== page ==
This combination of community engagement, technical training, marketing, financial planning, capital investment analysis, and operational support proved to be quite demanding. One of my tasks was to help the TechnoServe team – five bright, mostly post-graduate business advisors led by a seasoned project manager from Kenya — to develop their own capabilities for handling negotiation, complexity, and contingency management (such as unexpected weeklong power outages). Our main mission was to get the first six of these milk-chilling businesses launched and operating.
To escape being trapped as price-takers from passing traders, the farmers needed to become reliable suppliers. That way the co-op could strike more contracts within Inyange directly and attract a tanker truck to collect their milk daily, regardless of road conditions. Reliability of supply would improve the farmers’ negotiating power to obtain a better price. Further, the project design theorized that the chilling plant would become a local business hub that attracted related services, such as farming inputs, retailers, and trucking providers, in turn prompting financial services providers to extend their networks to local households. This would prompt significant job creation and income stimulation, generating a new level of broad local economic activity that could continue after the end of the project.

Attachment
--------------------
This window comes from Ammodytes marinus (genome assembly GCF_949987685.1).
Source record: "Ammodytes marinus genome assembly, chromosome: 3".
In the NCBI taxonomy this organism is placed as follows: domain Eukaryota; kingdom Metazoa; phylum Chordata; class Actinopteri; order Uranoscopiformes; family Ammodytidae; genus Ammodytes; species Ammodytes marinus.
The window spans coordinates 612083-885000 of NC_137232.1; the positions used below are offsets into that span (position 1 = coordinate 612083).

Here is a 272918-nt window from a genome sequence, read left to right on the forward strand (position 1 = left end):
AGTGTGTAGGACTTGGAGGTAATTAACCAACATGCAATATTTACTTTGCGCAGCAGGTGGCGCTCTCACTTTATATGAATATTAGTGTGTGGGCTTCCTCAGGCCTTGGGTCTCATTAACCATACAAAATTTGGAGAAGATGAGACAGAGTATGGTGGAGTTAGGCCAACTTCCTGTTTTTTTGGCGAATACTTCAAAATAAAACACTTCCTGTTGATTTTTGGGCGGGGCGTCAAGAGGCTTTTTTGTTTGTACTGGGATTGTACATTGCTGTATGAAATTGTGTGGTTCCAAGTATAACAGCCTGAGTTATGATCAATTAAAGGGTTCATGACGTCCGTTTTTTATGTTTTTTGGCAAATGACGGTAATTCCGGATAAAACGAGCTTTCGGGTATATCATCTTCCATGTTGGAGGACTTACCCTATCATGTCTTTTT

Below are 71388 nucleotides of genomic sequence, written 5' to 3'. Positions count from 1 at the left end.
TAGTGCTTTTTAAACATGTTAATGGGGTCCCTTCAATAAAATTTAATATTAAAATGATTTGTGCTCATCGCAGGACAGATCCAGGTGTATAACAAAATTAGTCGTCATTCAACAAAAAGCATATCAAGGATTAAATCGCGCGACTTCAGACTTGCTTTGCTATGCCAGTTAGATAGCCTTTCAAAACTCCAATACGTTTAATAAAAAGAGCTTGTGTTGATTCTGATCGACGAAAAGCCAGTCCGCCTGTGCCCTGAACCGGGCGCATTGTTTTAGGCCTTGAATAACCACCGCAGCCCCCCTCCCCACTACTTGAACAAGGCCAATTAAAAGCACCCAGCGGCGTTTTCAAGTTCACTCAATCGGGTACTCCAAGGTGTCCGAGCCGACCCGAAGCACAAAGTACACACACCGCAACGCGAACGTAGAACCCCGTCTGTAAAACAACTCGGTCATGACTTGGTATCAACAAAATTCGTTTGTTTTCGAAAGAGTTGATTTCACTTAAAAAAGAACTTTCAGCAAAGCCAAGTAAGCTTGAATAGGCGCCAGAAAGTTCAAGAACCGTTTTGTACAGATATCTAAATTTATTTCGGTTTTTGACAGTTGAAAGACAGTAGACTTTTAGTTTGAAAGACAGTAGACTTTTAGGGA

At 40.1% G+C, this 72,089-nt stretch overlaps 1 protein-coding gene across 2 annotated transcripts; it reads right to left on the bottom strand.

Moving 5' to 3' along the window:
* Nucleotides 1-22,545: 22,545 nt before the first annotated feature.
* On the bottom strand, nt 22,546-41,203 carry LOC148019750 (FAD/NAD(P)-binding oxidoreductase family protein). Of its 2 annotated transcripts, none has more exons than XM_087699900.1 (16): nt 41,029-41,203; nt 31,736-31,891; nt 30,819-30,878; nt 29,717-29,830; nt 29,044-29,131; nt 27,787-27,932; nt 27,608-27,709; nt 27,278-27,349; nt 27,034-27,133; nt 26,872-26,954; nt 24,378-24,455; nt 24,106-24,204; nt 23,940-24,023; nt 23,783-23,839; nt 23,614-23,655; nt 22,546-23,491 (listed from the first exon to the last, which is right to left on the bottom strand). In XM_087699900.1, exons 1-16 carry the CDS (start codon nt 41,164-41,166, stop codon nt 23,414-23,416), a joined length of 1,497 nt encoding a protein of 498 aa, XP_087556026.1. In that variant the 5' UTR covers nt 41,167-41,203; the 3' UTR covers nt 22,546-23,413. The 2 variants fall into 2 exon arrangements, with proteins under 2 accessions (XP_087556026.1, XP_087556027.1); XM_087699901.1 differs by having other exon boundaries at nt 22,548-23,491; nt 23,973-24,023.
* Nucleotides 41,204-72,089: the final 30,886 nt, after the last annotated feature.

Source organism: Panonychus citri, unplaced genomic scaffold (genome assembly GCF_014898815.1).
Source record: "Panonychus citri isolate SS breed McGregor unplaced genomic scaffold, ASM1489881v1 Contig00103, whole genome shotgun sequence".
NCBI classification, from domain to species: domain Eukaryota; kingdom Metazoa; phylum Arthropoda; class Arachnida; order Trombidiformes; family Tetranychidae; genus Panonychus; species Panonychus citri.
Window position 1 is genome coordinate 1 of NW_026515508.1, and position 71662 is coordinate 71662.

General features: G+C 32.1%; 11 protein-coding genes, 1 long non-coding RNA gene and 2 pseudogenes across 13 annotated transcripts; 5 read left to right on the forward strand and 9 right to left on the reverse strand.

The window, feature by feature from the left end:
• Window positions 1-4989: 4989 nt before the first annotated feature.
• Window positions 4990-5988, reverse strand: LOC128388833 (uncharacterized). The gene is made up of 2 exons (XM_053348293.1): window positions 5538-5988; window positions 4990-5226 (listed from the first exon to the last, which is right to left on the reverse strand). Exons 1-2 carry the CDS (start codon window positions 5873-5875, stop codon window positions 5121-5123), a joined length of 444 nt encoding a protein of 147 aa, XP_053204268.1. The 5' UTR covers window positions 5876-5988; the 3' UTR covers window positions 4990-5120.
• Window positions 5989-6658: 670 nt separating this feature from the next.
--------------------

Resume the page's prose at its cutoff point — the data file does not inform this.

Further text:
What was it like?
In addition to delivering a program of skills training, process development, and preliminary investment analysis, I marshalled my limited French and a handful of Kinyarwanda phrases to take active roles in several of the earliest business planning meetings. A teammate convinced me this would be “leading by example.” I experienced it as more “learning by example.”